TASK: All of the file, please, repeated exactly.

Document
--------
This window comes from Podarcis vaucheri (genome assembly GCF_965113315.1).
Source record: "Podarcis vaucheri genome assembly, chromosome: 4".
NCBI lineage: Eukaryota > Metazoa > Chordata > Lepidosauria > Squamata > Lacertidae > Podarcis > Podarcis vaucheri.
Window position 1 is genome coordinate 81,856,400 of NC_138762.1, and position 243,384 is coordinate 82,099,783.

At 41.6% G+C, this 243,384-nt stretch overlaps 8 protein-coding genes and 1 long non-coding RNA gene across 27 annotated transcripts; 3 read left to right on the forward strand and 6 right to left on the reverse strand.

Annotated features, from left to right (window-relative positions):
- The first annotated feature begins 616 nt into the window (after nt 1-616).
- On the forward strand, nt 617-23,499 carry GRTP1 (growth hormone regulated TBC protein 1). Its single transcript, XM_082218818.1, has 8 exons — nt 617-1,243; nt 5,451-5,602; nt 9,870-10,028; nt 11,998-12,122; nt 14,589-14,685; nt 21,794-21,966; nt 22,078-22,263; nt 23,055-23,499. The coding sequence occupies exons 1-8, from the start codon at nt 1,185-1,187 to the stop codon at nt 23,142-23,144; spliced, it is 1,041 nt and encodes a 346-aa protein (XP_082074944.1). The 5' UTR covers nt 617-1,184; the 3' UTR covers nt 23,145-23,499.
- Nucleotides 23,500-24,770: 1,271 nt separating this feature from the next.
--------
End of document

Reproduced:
This window comes from Podarcis vaucheri (genome assembly GCF_965113315.1).
Source record: "Podarcis vaucheri genome assembly, chromosome: 4".
NCBI lineage: Eukaryota > Metazoa > Chordata > Lepidosauria > Squamata > Lacertidae > Podarcis > Podarcis vaucheri.
Window position 1 is genome coordinate 81,856,400 of NC_138762.1, and position 243,384 is coordinate 82,099,783.

At 41.6% G+C, this 243,384-nt stretch overlaps 8 protein-coding genes and 1 long non-coding RNA gene across 27 annotated transcripts; 3 read left to right on the forward strand and 6 right to left on the reverse strand.

Annotated features, from left to right (window-relative positions):
- The first annotated feature begins 616 nt into the window (after nt 1-616).
- On the forward strand, nt 617-23,499 carry GRTP1 (growth hormone regulated TBC protein 1). Its single transcript, XM_082218818.1, has 8 exons — nt 617-1,243; nt 5,451-5,602; nt 9,870-10,028; nt 11,998-12,122; nt 14,589-14,685; nt 21,794-21,966; nt 22,078-22,263; nt 23,055-23,499. The coding sequence occupies exons 1-8, from the start codon at nt 1,185-1,187 to the stop codon at nt 23,142-23,144; spliced, it is 1,041 nt and encodes a 346-aa protein (XP_082074944.1). The 5' UTR covers nt 617-1,184; the 3' UTR covers nt 23,145-23,499.
- Nucleotides 23,500-24,770: 1,271 nt separating this feature from the next.